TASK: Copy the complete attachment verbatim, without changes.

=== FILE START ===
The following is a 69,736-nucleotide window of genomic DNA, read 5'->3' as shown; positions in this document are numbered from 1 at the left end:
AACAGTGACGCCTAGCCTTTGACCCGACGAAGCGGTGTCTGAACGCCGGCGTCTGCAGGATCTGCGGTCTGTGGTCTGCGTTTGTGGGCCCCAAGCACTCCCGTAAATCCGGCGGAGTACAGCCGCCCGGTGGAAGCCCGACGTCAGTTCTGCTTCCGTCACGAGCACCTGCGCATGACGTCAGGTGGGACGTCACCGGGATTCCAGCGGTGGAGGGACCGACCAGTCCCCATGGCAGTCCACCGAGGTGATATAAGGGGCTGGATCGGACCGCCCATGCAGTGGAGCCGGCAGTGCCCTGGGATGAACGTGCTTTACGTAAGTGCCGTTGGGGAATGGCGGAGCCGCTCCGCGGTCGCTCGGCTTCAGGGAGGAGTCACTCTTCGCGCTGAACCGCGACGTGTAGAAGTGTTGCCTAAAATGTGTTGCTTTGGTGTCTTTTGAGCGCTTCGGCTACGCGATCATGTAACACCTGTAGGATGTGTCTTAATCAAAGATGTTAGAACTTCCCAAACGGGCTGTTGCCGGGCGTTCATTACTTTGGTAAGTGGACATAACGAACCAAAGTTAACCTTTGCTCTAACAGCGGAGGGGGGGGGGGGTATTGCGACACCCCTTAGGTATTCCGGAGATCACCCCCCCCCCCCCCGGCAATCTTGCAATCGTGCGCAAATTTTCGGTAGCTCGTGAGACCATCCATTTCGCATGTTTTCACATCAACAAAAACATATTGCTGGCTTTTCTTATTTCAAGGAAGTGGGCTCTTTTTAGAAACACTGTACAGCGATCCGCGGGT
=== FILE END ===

The following is a 69,736-nucleotide window of genomic DNA, read 5'->3' as shown; positions in this document are numbered from 1 at the left end:
AACAGTGACGCCTAGCCTTTGACCCGACGAAGCGGTGTCTGAACGCCGGCGTCTGCAGGATCTGCGGTCTGTGGTCTGCGTTTGTGGGCCCCAAGCACTCCCGTAAATCCGGCGGAGTACAGCCGCCCGGTGGAAGCCCGACGTCAGTTCTGCTTCCGTCACGAGCACCTGCGCATGACGTCAGGTGGGACGTCACCGGGATTCCAGCGGTGGAGGGACCGACCAGTCCCCATGGCAGTCCACCGAGGTGATATAAGGGGCTGGATCGGACCGCCCATGCAGTGGAGCCGGCAGTGCCCTGGGATGAACGTGCTTTACGTAAGTGCCGTTGGGGAATGGCGGAGCCGCTCCGCGGTCGCTCGGCTTCAGGGAGGAGTCACTCTTCGCGCTGAACCGCGACGTGTAGAAGTGTTGCCTAAAATGTGTTGCTTTGGTGTCTTTTGAGCGCTTCGGCTACGCGATCATGTAACACCTGTAGGATGTGTCTTAATCAAAGATGTTAGAACTTCCCAAACGGGCTGTTGCCGGGCGTTCATTACTTTGGTAAGTGGACATAACGAACCAAAGTTAACCTTTGCTCTAACAGCGGAGGGGGGGGGGGGTATTGCGACACCCCTTAGGTATTCCGGAGATCACCCCCCCCCCCCCCGGCAATCTTGCAATCGTGCGCAAATTTTCGGTAGCTCGTGAGACCATCCATTTCGCATGTTTTCACATCAACAAAAACATATTGCTGGCTTTTCTTATTTCAAGGAAGTGGGCTCTTTTTAGAAACACTGTACAGCGATCCGCGGGT